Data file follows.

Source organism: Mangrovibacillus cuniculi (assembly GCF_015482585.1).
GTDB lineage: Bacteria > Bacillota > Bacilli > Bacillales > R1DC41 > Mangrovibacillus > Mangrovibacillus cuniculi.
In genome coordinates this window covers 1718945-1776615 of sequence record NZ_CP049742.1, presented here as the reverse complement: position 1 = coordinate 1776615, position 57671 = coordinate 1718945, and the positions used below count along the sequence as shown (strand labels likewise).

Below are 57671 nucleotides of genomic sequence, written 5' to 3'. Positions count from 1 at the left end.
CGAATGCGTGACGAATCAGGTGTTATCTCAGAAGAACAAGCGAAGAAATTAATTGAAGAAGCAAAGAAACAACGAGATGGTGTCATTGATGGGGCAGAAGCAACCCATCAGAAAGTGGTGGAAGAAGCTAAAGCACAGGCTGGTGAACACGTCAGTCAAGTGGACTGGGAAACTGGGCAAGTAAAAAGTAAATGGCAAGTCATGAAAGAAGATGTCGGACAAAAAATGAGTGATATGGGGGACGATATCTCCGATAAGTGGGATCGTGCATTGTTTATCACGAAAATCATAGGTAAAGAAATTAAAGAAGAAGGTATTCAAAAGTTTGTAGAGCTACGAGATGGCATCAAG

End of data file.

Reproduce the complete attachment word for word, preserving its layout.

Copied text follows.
Source organism: Mangrovibacillus cuniculi (assembly GCF_015482585.1).
GTDB lineage: Bacteria > Bacillota > Bacilli > Bacillales > R1DC41 > Mangrovibacillus > Mangrovibacillus cuniculi.
In genome coordinates this window covers 1718945-1776615 of sequence record NZ_CP049742.1, presented here as the reverse complement: position 1 = coordinate 1776615, position 57671 = coordinate 1718945, and the positions used below count along the sequence as shown (strand labels likewise).

Below are 57671 nucleotides of genomic sequence, written 5' to 3'. Positions count from 1 at the left end.
CGAATGCGTGACGAATCAGGTGTTATCTCAGAAGAACAAGCGAAGAAATTAATTGAAGAAGCAAAGAAACAACGAGATGGTGTCATTGATGGGGCAGAAGCAACCCATCAGAAAGTGGTGGAAGAAGCTAAAGCACAGGCTGGTGAACACGTCAGTCAAGTGGACTGGGAAACTGGGCAAGTAAAAAGTAAATGGCAAGTCATGAAAGAAGATGTCGGACAAAAAATGAGTGATATGGGGGACGATATCTCCGATAAGTGGGATCGTGCATTGTTTATCACGAAAATCATAGGTAAAGAAATTAAAGAAGAAGGTATTCAAAAGTTTGTAGAGCTACGAGATGGCATCAAG